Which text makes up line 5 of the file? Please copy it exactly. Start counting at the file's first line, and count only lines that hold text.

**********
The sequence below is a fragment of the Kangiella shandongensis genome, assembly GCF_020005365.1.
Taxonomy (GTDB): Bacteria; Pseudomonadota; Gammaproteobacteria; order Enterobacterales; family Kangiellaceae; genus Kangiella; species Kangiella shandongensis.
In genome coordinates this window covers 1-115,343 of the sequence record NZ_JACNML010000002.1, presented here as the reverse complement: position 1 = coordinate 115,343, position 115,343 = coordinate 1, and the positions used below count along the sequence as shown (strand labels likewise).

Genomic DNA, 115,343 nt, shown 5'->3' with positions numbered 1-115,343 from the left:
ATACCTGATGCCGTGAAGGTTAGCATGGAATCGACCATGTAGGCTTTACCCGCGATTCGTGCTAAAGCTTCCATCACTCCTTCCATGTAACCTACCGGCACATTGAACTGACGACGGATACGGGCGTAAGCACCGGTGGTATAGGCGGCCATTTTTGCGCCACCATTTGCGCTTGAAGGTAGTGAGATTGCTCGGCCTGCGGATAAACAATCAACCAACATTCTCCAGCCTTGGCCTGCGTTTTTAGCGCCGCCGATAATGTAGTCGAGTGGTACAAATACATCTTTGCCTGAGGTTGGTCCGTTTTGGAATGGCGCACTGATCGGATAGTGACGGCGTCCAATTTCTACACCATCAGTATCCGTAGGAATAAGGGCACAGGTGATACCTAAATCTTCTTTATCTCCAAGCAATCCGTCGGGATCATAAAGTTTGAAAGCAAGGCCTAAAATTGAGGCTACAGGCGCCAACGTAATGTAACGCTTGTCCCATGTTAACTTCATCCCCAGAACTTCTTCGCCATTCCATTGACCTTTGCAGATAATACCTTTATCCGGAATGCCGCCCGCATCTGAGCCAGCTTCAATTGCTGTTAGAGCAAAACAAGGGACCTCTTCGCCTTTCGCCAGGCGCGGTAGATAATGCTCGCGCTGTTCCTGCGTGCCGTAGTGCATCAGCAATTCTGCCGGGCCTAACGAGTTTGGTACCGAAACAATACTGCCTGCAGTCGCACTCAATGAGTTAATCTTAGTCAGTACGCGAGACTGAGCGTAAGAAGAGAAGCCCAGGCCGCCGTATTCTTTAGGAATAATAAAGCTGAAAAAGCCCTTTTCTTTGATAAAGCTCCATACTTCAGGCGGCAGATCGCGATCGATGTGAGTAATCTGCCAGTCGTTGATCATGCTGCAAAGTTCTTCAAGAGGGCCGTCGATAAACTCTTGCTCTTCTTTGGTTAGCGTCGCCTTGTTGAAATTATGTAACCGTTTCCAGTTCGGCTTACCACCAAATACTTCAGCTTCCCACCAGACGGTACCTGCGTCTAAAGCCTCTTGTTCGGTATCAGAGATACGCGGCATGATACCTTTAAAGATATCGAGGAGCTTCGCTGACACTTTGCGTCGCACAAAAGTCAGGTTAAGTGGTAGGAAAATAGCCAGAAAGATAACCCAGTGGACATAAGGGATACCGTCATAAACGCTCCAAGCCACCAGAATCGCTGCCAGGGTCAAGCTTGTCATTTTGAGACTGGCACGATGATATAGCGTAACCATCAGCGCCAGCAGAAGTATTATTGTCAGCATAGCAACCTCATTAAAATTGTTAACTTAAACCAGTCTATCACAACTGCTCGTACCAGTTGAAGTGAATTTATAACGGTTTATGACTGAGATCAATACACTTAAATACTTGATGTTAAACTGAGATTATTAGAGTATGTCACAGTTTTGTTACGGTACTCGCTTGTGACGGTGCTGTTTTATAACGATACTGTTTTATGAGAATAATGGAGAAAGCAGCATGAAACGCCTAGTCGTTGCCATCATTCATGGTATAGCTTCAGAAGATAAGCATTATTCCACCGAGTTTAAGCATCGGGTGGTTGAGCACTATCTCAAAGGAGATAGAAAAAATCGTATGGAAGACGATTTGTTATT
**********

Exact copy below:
ATACCTGATGCCGTGAAGGTTAGCATGGAATCGACCATGTAGGCTTTACCCGCGATTCGTGCTAAAGCTTCCATCACTCCTTCCATGTAACCTACCGGCACATTGAACTGACGACGGATACGGGCGTAAGCACCGGTGGTATAGGCGGCCATTTTTGCGCCACCATTTGCGCTTGAAGGTAGTGAGATTGCTCGGCCTGCGGATAAACAATCAACCAACATTCTCCAGCCTTGGCCTGCGTTTTTAGCGCCGCCGATAATGTAGTCGAGTGGTACAAATACATCTTTGCCTGAGGTTGGTCCGTTTTGGAATGGCGCACTGATCGGATAGTGACGGCGTCCAATTTCTACACCATCAGTATCCGTAGGAATAAGGGCACAGGTGATACCTAAATCTTCTTTATCTCCAAGCAATCCGTCGGGATCATAAAGTTTGAAAGCAAGGCCTAAAATTGAGGCTACAGGCGCCAACGTAATGTAACGCTTGTCCCATGTTAACTTCATCCCCAGAACTTCTTCGCCATTCCATTGACCTTTGCAGATAATACCTTTATCCGGAATGCCGCCCGCATCTGAGCCAGCTTCAATTGCTGTTAGAGCAAAACAAGGGACCTCTTCGCCTTTCGCCAGGCGCGGTAGATAATGCTCGCGCTGTTCCTGCGTGCCGTAGTGCATCAGCAATTCTGCCGGGCCTAACGAGTTTGGTACCGAAACAATACTGCCTGCAGTCGCACTCAATGAGTTAATCTTAGTCAGTACGCGAGACTGAGCGTAAGAAGAGAAGCCCAGGCCGCCGTATTCTTTAGGAATAATAAAGCTGAAAAAGCCCTTTTCTTTGATAAAGCTCCATACTTCAGGCGGCAGATCGCGATCGATGTGAGTAATCTGCCAGTCGTTGATCATGCTGCAAAGTTCTTCAAGAGGGCCGTCGATAAACTCTTGCTCTTCTTTGGTTAGCGTCGCCTTGTTGAAATTATGTAACCGTTTCCAGTTCGGCTTACCACCAAATACTTCAGCTTCCCACCAGACGGTACCTGCGTCTAAAGCCTCTTGTTCGGTATCAGAGATACGCGGCATGATACCTTTAAAGATATCGAGGAGCTTCGCTGACACTTTGCGTCGCACAAAAGTCAGGTTAAGTGGTAGGAAAATAGCCAGAAAGATAACCCAGTGGACATAAGGGATACCGTCATAAACGCTCCAAGCCACCAGAATCGCTGCCAGGGTCAAGCTTGTCATTTTGAGACTGGCACGATGATATAGCGTAACCATCAGCGCCAGCAGAAGTATTATTGTCAGCATAGCAACCTCATTAAAATTGTTAACTTAAACCAGTCTATCACAACTGCTCGTACCAGTTGAAGTGAATTTATAACGGTTTATGACTGAGATCAATACACTTAAATACTTGATGTTAAACTGAGATTATTAGAGTATGTCACAGTTTTGTTACGGTACTCGCTTGTGACGGTGCTGTTTTATAACGATACTGTTTTATGAGAATAATGGAGAAAGCAGCATGAAACGCCTAGTCGTTGCCATCATTCATGGTATAGCTTCAGAAGATAAGCATTATTCCACCGAGTTTAAGCATCGGGTGGTTGAGCACTATCTCAAAGGAGATAGAAAAAATCGTATGGAAGACGATTTGTTATT